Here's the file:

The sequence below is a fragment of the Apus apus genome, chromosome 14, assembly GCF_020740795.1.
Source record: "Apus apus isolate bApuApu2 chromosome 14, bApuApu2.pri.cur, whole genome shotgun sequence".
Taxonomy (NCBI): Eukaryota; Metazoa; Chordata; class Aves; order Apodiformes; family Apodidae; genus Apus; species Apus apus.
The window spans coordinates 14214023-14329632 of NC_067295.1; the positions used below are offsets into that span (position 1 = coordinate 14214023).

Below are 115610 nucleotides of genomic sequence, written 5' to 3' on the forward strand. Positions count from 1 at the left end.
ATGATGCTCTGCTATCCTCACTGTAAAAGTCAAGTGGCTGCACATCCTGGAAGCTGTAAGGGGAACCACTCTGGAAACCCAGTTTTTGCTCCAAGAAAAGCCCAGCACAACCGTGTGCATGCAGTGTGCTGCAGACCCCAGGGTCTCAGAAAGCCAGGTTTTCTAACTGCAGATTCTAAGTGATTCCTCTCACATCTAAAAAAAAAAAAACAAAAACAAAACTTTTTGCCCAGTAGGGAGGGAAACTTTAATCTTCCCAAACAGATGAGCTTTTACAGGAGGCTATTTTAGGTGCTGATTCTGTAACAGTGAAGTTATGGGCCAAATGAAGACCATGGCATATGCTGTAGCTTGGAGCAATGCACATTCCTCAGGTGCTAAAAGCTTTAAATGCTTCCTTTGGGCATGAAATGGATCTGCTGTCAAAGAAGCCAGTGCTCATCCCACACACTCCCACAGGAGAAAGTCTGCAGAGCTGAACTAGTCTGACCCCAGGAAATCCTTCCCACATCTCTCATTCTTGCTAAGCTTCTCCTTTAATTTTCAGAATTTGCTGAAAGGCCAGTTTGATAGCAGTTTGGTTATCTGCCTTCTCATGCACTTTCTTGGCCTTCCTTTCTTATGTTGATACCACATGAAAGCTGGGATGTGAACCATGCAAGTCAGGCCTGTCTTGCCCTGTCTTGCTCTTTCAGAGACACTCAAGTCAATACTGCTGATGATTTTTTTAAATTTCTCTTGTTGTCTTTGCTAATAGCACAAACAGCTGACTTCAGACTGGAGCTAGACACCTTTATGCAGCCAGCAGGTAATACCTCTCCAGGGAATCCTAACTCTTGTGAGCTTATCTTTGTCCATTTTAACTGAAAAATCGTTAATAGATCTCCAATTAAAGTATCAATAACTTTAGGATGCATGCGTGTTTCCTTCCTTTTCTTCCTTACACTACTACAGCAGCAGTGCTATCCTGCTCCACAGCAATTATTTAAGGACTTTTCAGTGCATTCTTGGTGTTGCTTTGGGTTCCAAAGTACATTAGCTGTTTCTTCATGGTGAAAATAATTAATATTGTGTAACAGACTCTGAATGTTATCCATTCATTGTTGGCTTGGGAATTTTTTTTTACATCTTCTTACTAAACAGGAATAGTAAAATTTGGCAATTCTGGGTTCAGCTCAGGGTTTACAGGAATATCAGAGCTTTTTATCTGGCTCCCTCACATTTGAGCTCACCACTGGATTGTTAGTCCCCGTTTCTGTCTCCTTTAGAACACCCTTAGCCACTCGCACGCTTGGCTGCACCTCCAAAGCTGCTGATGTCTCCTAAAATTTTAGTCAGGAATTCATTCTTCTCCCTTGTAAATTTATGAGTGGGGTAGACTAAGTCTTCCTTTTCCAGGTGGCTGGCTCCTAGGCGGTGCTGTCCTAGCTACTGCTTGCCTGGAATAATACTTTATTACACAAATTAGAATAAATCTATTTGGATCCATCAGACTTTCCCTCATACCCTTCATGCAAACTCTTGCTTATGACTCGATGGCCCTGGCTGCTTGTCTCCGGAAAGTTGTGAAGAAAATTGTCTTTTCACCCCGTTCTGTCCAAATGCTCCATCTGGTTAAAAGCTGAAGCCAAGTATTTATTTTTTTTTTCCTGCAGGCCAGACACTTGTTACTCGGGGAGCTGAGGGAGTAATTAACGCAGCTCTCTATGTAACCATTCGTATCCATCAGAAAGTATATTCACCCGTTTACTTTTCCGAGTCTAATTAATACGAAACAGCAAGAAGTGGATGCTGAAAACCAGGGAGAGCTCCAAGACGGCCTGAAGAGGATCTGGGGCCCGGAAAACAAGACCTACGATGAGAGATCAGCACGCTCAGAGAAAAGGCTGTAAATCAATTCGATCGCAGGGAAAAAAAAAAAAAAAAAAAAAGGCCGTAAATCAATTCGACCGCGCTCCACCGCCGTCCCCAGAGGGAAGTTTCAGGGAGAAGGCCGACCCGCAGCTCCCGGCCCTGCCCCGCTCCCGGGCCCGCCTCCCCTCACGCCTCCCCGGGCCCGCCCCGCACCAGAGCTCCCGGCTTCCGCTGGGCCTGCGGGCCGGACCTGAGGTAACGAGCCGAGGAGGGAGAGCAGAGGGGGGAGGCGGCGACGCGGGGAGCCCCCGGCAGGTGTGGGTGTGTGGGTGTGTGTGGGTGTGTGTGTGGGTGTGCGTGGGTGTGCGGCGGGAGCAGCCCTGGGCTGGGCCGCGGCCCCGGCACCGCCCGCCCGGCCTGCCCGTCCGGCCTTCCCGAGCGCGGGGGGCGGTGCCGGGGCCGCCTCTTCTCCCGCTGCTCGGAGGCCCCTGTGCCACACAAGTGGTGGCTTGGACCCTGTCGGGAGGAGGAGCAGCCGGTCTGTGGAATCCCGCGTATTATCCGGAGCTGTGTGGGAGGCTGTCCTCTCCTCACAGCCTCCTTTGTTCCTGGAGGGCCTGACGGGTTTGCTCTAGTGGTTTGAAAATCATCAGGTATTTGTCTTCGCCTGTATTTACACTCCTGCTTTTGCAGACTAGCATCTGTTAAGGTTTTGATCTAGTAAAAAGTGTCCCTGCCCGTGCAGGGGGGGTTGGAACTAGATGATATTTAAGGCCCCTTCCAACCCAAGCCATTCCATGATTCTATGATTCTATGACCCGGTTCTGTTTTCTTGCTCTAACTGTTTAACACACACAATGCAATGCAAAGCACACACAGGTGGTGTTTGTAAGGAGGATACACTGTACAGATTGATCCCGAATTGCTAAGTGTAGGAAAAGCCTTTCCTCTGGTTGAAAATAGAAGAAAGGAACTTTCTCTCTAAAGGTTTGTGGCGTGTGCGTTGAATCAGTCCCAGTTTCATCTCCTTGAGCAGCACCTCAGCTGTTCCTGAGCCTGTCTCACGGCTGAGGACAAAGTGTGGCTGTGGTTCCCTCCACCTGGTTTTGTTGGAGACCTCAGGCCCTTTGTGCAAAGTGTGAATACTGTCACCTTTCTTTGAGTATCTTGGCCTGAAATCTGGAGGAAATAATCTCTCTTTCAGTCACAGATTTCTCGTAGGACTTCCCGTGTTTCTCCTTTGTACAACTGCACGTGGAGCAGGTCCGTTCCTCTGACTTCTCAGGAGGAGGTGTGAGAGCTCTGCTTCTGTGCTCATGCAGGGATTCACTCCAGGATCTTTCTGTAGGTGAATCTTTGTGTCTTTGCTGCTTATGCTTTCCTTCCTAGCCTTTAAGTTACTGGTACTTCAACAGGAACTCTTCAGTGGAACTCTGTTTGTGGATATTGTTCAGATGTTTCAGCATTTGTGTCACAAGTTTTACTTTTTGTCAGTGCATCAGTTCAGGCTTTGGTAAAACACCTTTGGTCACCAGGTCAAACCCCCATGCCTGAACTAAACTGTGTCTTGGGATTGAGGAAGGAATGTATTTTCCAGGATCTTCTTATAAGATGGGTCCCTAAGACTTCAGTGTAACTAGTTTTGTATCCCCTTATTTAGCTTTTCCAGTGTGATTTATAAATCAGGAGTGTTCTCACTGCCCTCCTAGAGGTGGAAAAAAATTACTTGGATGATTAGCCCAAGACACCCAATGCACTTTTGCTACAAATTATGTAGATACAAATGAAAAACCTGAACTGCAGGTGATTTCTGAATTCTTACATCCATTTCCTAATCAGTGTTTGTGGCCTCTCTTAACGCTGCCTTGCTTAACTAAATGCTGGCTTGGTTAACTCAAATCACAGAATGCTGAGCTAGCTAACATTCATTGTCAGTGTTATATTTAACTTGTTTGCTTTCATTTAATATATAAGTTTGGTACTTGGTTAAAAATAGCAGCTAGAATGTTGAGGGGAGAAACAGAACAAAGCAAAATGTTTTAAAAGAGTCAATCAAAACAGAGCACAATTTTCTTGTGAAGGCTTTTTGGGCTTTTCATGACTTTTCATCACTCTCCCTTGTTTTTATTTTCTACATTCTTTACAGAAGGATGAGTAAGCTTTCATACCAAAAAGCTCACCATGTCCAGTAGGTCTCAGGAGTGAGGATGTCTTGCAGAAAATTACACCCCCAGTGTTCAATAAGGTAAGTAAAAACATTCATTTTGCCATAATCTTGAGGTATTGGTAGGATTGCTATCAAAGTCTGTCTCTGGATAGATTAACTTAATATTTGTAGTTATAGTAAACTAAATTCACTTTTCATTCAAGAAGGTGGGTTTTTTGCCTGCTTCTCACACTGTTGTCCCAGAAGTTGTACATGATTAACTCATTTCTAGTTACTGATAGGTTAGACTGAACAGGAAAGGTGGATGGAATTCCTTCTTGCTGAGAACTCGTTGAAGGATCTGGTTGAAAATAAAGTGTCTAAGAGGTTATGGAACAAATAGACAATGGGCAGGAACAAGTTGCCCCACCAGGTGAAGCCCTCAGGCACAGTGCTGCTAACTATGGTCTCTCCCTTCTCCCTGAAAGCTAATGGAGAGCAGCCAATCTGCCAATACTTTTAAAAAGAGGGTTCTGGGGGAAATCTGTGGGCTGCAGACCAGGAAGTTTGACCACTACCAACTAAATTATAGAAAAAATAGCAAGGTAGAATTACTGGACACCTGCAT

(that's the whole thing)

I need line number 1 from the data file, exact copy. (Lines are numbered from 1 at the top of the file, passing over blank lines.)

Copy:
The sequence below is a fragment of the Apus apus genome, chromosome 14, assembly GCF_020740795.1.